Trevor Goddard who recurred as Lt. Commander Mic Brumby from 1998 to 2001 was found dead of a suspected drug overdose Monday in his North Hollywood home. The L.A. County coroner said the cause of death may be suicide. Apart from his JAG stint, the 37-year-old Aussie actor also appeared in films, including Gone in Sixty Seconds and the upcoming Pirates of the Caribbean.
Question: Can you please tell me how to pronounce CSI actor Erik Szmanda's last name? Em, Jackson, Tenn.
Televisionary: Sure thing. It's zuh-MAN-duh, like the name Amanda, but with a "z" in front.
Here's an offer HBO can't refuse: Sopranos creator David Chase wants to extend the mob drama's upcoming fifth (and possibly final) season beyond the standard 13-episode cycle. "I'd planned out an arc for Season Five that would have ended the show," Chase tells the New York Daily News. "But as we're getting into it, we're finding there's a lot more material. We could cram it into 13 episodes, but I don't know that's the right thing to do." Now for the bad news: The show's new season may not kick off until March 2004. Bummer.
Sunday's three-hour Tony telecast on CBS attracted nearly 8 million viewers, roughly on par with last year's record low. On the bright side, young adult viewership was up 20 percent. Meanwhile, USA Today reports that the network received some complaints for the on-camera smooch between Hairspray songwriters Marc Shaiman and Scott Wittman. The reaction included 68 e-mails, all of which were signed, "Hugs and kisses, David Gest."
Question: While watching the season finale of Law and Order: C.I., I thought that the woman who committed all of the murders looked familiar. Was she Kevin's older sister in The Wonder Years? Evie, Overland Park, Kans.
Televisionary: That she was, Evie. But the villain who vexed Det. Goren (Vincent D'Onofrio) so was a far cry from flowery hippie chick Karen Arnold, whom Olivia D'Abo played on the hit ABC sitcom, no? Good eyes on you.
Her performance and the episode as a whole were even enough to merit kind words from TV Guide critic Matt Roush, who certainly has his problems with the series. To read Matt's reaction, see his June 2 Ask Matt column (se
Question: There was a Disney Cartoon that was on in the mid-afternoon in the mid- to late '90s called Gargoyles. It was sophisticated and involved quite a lot of Shakespeare and mythology. Is it playing in reruns? Also, who was the actor who voiced the character Goliath? I hear him do so much voice work these days. Valerie G., Warwick, N.Y.
Televisionary: You'll find it on Toon Disney's schedule, Valerie. Just search our listings for times. And Goliath was voiced by actor Keith David, who's done voice work on such shows as Spider-Man: The Animated Series, Hercules and House of Mouse, and has appeared in far too many features to list here.
Question: I'm not sure if I'm splitting racial hairs here, but I'm just curious. Wasn't Chico, from Chico and the Man, supposed to be a Chicano since the show takes place in L.A.? A friend of mine says he was Puerto Rican. Hector R., San Diego, Cal.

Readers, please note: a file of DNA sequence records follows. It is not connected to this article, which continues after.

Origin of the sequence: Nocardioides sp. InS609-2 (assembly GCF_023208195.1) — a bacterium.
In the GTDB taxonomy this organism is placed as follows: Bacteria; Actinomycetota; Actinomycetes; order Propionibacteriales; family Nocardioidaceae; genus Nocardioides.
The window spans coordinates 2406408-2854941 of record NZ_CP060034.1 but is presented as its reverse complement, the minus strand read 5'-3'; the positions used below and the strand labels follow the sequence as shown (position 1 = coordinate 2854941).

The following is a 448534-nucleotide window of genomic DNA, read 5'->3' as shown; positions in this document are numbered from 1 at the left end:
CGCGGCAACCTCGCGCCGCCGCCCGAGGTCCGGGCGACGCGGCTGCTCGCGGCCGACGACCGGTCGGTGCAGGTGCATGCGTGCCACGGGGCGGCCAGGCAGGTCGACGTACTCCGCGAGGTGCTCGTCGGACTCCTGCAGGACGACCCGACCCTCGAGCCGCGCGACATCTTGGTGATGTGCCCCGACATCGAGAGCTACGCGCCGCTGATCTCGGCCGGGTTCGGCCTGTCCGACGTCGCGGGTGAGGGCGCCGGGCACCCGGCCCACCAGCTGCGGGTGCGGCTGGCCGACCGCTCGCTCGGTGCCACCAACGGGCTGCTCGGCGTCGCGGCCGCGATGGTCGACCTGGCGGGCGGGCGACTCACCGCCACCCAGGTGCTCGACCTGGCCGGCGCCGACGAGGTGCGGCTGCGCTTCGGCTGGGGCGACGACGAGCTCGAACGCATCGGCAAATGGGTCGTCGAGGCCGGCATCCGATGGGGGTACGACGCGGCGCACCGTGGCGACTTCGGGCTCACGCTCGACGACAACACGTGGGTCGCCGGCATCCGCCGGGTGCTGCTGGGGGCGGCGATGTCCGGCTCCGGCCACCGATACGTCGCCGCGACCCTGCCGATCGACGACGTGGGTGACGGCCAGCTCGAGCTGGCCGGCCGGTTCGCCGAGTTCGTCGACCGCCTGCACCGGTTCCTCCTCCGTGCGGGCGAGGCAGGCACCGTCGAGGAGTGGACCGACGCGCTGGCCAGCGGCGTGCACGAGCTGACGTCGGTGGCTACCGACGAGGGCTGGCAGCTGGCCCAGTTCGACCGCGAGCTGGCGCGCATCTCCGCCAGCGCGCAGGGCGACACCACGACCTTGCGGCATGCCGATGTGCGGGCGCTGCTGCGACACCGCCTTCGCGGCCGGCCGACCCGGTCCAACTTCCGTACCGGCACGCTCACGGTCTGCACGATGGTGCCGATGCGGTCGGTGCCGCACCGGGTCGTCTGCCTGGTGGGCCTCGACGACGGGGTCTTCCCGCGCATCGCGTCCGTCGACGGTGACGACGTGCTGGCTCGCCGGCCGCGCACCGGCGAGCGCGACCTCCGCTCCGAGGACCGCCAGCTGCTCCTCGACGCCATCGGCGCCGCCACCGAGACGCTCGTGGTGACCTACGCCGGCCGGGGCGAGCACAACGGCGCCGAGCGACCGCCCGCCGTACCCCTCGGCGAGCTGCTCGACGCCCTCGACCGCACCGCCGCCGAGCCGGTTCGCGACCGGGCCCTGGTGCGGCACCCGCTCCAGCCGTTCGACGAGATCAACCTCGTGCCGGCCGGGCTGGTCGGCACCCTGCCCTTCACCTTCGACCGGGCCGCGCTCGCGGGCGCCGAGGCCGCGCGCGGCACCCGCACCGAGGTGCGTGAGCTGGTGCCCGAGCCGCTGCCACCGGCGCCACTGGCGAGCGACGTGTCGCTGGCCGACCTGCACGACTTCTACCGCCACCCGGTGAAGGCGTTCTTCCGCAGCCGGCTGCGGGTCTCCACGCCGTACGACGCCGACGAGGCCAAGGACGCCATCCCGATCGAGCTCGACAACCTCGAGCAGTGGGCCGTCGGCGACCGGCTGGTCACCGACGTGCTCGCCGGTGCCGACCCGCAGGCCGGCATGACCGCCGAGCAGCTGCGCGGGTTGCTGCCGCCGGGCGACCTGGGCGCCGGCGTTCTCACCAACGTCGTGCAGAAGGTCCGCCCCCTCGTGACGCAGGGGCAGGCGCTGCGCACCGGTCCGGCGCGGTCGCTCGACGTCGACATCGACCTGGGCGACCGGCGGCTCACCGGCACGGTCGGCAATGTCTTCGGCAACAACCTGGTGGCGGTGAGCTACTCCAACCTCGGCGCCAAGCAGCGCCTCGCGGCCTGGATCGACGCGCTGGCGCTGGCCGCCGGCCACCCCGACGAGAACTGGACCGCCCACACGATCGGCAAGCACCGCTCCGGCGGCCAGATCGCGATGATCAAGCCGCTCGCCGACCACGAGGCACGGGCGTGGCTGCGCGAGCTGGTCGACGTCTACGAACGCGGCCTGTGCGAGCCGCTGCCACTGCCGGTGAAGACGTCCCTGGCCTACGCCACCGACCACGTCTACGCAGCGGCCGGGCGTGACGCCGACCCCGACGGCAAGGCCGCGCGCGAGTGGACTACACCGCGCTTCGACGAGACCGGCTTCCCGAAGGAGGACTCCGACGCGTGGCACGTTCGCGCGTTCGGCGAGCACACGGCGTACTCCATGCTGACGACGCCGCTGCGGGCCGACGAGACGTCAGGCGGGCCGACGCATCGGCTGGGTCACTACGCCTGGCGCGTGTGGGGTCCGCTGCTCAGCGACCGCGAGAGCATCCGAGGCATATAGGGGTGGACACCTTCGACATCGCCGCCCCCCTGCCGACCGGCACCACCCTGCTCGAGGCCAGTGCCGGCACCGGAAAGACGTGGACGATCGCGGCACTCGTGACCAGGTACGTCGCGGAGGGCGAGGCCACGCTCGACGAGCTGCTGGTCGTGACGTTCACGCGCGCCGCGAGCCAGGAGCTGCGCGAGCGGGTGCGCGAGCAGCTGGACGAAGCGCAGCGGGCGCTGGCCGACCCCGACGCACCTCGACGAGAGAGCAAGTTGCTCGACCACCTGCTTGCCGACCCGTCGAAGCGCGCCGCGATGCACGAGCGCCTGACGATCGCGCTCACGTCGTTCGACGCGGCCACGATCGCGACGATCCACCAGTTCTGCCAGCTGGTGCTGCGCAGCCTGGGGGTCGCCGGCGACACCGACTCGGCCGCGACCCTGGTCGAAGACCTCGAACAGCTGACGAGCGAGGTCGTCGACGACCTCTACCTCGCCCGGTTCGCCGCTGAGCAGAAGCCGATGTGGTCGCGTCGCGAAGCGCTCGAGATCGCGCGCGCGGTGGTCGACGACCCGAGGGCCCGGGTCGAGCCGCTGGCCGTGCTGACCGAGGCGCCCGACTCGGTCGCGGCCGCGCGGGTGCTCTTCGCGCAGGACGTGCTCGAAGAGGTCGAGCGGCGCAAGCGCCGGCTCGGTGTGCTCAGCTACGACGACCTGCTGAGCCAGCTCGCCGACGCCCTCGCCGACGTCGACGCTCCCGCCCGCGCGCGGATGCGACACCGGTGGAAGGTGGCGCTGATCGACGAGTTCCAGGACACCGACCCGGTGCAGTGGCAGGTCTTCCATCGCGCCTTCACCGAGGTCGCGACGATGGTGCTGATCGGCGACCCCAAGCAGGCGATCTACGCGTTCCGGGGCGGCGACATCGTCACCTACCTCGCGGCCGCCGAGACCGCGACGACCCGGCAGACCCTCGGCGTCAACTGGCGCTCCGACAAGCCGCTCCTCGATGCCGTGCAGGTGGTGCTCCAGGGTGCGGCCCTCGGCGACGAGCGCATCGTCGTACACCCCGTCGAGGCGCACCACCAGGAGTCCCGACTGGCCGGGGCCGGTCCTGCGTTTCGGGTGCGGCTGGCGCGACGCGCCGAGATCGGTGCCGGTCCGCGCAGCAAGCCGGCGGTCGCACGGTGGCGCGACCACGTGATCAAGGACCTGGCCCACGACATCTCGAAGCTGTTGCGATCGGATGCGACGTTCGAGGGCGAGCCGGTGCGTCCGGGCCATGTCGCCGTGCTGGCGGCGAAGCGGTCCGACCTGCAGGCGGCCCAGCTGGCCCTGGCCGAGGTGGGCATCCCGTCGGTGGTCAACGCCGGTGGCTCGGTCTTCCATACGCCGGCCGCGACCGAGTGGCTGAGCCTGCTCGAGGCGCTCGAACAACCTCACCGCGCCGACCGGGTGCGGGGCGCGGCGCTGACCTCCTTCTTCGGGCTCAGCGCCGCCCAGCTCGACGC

Televisionary: Funny you should ask, Hector, since Chico (the late Freddie Prinze) started the show as one, but ended as the other. A little explanation is in order (and I assume you don't mind why else would you be reading this in the first place?).
When the hit NBC sitcom launched in September 1974, Chico Rodriguez was a Chicano (an American of Mexican descent) who came to work with curmudgeonly garage owner Ed "The Man" Brown (Jack Albertson) and help save his business. The series immediately found a big audience and just as quickly drew fire from prominent
Question: Rick Springfield was the voice of a cartoon character I watched as kid. I cannot remember what the show was called. It was about a witch who taught a class and would have to take the kids with her. They would go through the chalkboard to get wherever. I seem to remember Rick's character was always involved. I think he used to sing as well. Could you please help me out? Curtiss N., Seattle, Wash.
Televisionary: That I can. Springfield voiced an animated version of himself on an ABC Saturday-morning cartoon called Mission: Magic, which ran from 1973-75, I believe. On the show, teacher Miss Tickle and her magic cat took the student members of her Adventurers Club through a magic door she drew on the board. Rick and his owl guided them on their adventures, and Springfield also penned and performed original tunes for the show.
Question: I know there used to be a sitcom on that starred Randy Quaid and Jonathan Winters. Jonathan was his dad. Can you tell me the name, when it was on and how long it lasted? Kim, Shawnee, Kans.
Televisionary: Okay, so I'm making it a Kansas-heavy column this week. (It's just coincidence, folks; I don't play geographic favorites here, I swear.)
You're thinking of Davis Rules, Kim, which, as you say, starred Quaid as an elementary-school principal who had a heck of a time with kids basically, he got no respect on the job and at home. Making things even more difficult for him on the homefront was his wacky pa, Gunny, played by the wacky Mr. Winters. (Other notables in the cast included
Who knew sucking on a cow's udder and throwing plastic babies at cars would launch both a career and a national obsession with televised pranks? Well,
Tom Green apparently did. The outrageous stunts on his short-lived but influential MTV series The Tom Green Show (1999-2000) literally spawned the shock TV trend. (Think Fear Factor, Jackass, Punk'd and The Jamie Kennedy Experiment). But just as quickly as Green rose to idol status with his teenage male audience, he came crashing down with a series of set backs. He was diagnosed with testicular cancer, he wed (and shed) Drew Barrymore and wrote, directed and starred in a spectacularly horrible movie, Freddy Got Fingered.
Green, now 32, is getting back to his roots with MTV's The New Tom Green Show (debuting at m